Nicholas Mirzoeff is the author of How to See the World: An Introduction to Images, from Self-Portraits to Selfies, Maps to Movies, and More. His other books include The Right to Look and An Introduction to Visual Culture. He is a professor of media, culture, and communication at New York University, and he lives in New York City.
Q: You write that in the past 40 years, "the world has changed dramatically in four key registers. Today, the world is young, urban, wired, and hot." How have these changes affected global visual culture?
A: It's dramatic. Most people now live in cities, are under 30 and 49 percent of the world's population is online in some way.
And the result is the most spectacular explosion of images. Over a trillion photographs taken every year. 700 million Snaps posted to Snapchat every day. Four hundred hours of video posted to YouTube every minute.
To put this in perspective, Americans alone take more pictures every two minutes than were taken in the entire world throughout the 19th century.
My argument is that the image-sharing culture in which we live is our response to the dramatic changes we see around us every day--a way to understand what's happening and then perhaps steer that change in a positive direction.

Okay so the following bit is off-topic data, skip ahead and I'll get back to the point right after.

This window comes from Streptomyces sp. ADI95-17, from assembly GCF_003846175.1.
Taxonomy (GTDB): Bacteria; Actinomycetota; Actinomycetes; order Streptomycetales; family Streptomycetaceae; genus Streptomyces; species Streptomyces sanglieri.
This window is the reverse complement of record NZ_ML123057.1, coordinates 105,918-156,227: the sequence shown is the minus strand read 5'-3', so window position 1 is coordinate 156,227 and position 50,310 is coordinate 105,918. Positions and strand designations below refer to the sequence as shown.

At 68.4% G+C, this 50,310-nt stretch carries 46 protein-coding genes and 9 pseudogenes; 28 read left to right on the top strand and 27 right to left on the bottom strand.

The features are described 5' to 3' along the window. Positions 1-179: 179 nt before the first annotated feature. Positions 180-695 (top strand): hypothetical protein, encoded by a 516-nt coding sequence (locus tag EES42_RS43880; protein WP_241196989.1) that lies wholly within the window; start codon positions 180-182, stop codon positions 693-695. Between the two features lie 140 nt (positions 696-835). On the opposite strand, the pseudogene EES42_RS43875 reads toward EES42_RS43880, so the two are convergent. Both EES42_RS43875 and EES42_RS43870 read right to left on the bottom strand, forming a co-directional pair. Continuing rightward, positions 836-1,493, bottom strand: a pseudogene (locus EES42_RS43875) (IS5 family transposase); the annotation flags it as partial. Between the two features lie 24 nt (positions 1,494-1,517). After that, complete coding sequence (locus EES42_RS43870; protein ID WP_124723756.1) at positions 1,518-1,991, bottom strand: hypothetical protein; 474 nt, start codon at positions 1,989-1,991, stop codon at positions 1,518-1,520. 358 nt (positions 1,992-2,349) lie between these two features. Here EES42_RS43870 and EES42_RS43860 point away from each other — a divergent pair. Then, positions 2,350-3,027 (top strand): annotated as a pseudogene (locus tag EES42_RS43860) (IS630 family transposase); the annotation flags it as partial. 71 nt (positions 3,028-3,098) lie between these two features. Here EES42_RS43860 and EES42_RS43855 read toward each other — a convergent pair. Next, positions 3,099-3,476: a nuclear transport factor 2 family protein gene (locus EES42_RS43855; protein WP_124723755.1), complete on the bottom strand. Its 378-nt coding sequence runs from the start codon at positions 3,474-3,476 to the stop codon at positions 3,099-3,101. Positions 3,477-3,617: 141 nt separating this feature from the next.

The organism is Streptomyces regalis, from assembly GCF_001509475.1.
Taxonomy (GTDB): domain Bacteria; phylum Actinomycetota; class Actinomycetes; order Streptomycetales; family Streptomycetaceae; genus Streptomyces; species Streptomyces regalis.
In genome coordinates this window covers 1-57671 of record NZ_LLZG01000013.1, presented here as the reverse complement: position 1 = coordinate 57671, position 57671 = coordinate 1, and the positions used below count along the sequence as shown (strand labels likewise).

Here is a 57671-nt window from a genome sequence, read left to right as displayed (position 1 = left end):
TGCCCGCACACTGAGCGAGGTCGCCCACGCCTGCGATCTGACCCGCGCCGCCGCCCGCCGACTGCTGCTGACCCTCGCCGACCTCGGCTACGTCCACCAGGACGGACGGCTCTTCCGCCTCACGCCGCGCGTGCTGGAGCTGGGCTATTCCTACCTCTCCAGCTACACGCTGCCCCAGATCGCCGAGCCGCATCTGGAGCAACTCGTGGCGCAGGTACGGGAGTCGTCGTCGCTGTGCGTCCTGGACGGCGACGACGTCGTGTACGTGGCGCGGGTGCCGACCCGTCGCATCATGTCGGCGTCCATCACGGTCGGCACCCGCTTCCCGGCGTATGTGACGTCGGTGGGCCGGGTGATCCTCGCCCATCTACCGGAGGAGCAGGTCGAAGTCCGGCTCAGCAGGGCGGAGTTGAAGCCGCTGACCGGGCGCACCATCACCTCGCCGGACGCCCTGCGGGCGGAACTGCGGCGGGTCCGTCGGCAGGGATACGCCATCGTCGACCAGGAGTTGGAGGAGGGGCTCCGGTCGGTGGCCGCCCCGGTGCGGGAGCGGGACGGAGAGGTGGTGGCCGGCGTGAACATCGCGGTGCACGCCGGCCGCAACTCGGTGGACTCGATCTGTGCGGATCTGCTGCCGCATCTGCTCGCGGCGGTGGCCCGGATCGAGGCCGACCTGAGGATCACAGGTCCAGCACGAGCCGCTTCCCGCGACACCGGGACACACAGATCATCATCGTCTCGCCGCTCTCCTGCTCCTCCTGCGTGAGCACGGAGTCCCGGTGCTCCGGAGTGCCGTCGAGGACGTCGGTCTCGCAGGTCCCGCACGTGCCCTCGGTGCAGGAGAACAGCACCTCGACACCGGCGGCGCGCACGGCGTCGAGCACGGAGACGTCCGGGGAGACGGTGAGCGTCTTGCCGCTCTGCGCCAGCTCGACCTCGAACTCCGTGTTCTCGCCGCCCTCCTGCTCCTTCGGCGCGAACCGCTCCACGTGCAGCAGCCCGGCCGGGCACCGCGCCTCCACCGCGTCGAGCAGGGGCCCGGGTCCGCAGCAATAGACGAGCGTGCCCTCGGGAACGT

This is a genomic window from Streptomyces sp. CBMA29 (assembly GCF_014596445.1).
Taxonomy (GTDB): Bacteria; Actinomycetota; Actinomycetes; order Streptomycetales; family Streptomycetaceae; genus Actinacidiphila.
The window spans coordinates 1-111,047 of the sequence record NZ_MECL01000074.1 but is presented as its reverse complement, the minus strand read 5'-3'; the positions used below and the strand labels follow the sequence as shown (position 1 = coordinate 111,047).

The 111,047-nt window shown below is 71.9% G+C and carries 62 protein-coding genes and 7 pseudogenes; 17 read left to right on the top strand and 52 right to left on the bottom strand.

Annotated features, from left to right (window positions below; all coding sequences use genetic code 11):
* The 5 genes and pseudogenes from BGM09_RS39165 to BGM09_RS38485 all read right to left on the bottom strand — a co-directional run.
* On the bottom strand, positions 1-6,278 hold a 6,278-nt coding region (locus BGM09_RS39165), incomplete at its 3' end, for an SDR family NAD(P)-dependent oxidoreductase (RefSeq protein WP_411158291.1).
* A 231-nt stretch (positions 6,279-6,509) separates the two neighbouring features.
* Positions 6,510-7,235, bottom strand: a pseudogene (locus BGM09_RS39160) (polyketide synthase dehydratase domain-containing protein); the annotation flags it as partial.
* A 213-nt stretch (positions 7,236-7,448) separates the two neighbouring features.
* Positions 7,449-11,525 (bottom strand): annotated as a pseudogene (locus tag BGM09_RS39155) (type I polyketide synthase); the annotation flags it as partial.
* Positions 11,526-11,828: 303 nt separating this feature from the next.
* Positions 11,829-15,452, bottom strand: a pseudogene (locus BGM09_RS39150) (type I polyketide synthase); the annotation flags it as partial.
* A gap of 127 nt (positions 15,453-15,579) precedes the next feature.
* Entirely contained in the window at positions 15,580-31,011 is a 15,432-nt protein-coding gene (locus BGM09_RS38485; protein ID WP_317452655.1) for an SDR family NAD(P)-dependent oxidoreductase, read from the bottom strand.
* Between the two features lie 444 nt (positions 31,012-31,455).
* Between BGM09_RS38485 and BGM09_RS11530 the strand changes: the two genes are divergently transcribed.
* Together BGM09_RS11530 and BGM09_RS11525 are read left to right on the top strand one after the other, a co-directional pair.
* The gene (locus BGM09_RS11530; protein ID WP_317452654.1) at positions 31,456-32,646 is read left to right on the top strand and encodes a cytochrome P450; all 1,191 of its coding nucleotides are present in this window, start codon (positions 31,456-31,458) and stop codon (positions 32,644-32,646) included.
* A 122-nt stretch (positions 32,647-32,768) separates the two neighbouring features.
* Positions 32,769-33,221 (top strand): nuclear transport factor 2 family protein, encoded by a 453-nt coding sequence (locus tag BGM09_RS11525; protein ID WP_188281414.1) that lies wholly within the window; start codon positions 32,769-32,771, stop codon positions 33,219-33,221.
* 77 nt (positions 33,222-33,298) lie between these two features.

Is your neighborhood gentrifiying and pushing out the locals? Post pictures to Instagram, start a hashtag, get the council involved. Or most notably in the U.S. of late, did the police shoot or harm a person near you? Post it, use their name, start a movement.
Look at South Africa for an example. Black South African students didn't like the fact that the University of Cape Town had a statue of the British imperialist and racist Cecil Rhodes (yes, the Rhodes Scholarships are the same person).
So they started a campaign online, #RhodesMustFall, that became a student action movement and the statue was removed to a museum. Then the government tried to raise student tuition and a new hashtag/campaign was started, #FeesMustFall. Students won again.
They identified corruption in the government and started yet another movement, #ZumaMustFall, meaning the country's president. This campaign was more complicated because all kinds of people who were not involved in the student issues picked up on it.
But the local elections in August saw the ruling African National Congress suffer its worst losses since independence in 1994. South African artist Zanele Muhole calls this “visual activism,” a term I adopted in the book.
But there's a fourth condition, global warming, and this is the joker in the pack. Young people using new forms of communication in cities to make change is a pattern we know.
Now the rules are changing. South Africa suffered its worst drought in decades this year. 2016 is already the hottest year on record like 2015 before it. In Brazil, home to the world's largest rainforest, the giant city of Sao Paolo is running out of water.